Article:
Coronavirus is changing the world. Real world, and that online too.
In the awake of coronavirus pandemic, YouTube has warned creators of coronavirus-related moderation changes that could impact their livelihood.
Google owned company announced new policy enforcement changes that will come about due to the company’s response to the COVID-19 pandemic.
According to YouTube, as it prioritizes employee health, the platform will, in the short term, rely less on human moderators to review content uploaded to the site. In their place, the company will lean more heavily on its automated review systems.
“Our Community Guidelines enforcement today is based on a combination of people and technology: Machine learning helps detect potentially harmful content and then sends it to human reviewers for assessment,” reads the statement. “As a result of the new measures we’re taking, we will temporarily start relying more on technology to help with some of the work normally done by reviewers. This means automated systems will start removing some content without human review, so we can continue to act quickly to remove violative content and protect our ecosystem, while we have workplace protections in place.”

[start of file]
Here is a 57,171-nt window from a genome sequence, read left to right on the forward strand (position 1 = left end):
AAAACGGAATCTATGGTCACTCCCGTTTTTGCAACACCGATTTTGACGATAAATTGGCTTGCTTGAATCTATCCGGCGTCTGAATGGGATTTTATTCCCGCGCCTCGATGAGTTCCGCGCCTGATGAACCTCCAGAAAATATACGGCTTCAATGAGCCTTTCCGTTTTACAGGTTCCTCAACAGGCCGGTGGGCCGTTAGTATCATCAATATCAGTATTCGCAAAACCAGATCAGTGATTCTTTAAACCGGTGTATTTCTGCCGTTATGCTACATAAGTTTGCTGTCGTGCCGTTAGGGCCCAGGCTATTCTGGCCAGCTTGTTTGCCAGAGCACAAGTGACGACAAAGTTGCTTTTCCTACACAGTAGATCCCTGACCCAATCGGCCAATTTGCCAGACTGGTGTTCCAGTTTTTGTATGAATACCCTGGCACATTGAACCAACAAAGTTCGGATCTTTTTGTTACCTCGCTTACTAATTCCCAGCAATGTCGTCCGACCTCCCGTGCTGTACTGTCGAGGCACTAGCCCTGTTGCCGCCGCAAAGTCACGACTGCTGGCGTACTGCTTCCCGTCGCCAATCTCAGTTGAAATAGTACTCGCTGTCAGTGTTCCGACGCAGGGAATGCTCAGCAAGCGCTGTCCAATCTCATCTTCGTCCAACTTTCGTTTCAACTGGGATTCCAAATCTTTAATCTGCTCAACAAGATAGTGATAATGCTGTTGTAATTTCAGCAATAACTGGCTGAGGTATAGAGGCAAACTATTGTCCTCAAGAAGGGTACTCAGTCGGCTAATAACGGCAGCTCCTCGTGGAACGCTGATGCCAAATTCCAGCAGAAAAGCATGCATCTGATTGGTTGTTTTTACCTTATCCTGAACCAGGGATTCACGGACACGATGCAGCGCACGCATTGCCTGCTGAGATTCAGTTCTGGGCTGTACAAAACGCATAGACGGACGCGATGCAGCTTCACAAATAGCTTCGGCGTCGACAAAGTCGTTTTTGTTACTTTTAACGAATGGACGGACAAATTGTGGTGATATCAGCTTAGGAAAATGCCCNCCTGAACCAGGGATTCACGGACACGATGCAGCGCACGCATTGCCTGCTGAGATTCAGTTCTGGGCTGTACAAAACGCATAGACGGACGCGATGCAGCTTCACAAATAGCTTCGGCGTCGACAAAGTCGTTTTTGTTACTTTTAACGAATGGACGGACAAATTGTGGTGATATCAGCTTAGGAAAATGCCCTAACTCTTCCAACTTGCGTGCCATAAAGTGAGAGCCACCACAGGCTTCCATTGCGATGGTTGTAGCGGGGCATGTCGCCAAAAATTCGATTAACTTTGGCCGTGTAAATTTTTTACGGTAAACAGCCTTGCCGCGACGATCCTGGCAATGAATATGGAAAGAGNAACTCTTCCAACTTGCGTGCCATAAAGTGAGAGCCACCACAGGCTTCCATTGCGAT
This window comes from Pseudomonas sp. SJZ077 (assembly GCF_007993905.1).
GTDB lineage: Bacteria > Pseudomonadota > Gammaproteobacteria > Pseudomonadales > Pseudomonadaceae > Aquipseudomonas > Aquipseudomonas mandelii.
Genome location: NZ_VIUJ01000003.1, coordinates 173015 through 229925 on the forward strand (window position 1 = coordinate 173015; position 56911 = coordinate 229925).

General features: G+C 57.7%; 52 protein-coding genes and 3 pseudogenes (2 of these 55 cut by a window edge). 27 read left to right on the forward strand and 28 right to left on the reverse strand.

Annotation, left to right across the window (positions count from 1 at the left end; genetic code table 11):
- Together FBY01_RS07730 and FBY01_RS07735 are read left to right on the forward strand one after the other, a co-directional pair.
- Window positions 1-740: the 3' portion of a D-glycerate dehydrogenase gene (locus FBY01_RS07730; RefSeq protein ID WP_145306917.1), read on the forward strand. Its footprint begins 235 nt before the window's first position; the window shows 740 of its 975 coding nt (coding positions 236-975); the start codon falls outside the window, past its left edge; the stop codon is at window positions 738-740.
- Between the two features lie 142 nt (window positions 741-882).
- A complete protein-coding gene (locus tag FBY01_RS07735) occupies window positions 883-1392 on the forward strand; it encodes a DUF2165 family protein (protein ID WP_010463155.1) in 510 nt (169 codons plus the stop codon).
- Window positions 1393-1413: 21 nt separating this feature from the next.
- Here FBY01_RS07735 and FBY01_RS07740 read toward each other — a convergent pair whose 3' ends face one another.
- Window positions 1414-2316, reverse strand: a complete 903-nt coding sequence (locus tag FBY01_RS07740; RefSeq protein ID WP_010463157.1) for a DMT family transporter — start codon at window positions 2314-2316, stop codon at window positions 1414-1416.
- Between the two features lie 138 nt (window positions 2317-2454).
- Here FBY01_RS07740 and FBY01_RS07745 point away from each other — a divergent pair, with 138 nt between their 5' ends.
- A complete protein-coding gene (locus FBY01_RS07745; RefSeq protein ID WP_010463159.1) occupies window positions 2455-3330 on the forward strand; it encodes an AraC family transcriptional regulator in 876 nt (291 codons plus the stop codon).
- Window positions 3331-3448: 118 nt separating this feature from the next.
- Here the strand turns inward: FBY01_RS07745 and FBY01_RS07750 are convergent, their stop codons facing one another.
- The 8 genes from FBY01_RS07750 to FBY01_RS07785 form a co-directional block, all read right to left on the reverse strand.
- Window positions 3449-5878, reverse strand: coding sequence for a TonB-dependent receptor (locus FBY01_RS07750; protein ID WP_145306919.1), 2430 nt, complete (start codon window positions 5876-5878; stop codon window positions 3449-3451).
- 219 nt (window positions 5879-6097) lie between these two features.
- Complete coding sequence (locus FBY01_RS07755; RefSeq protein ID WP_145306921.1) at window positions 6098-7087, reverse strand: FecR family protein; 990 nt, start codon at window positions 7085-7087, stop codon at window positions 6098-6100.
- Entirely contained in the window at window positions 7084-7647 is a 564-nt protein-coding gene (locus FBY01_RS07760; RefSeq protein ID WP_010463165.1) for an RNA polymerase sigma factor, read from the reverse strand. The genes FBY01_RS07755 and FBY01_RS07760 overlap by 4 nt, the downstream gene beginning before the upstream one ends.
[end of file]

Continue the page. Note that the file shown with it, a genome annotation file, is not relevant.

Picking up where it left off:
As COVID-19 evolves, we’re doing our best to support those who watch, create, & make a living on YouTube. Many of us here & in our extended workforce are unable to work as usual, so we’re reducing staffing in certain offices, causing some disruptions → https://t.co/F5BjkMZ5Yn
— TeamYouTube (@TeamYouTube) March 16, 2020
What does this mean for many YouTube creators? Well, YouTube lays it out plainly: With less human eyes reviewing the content, the automated system is likely to remove more videos from the platform regardless of whether the content violates YouTube policy.
YouTube reiterates that the systems in place to appeal wrongfully removed content will continue to work. However, YouTubers should expect delays in appeal reviews. This means that if your content is erroneously taken down, you could be waiting awhile before YouTube reinstates the video.
As people around the world self-quarantine to fight the spreading coronavirus pandemic, online video platforms like YouTube are set to provide much needed relief for individuals looking for information or entertainment. This shift to a work-from-home culture will likely result in more time spent streaming content, which should bolster views for online creators.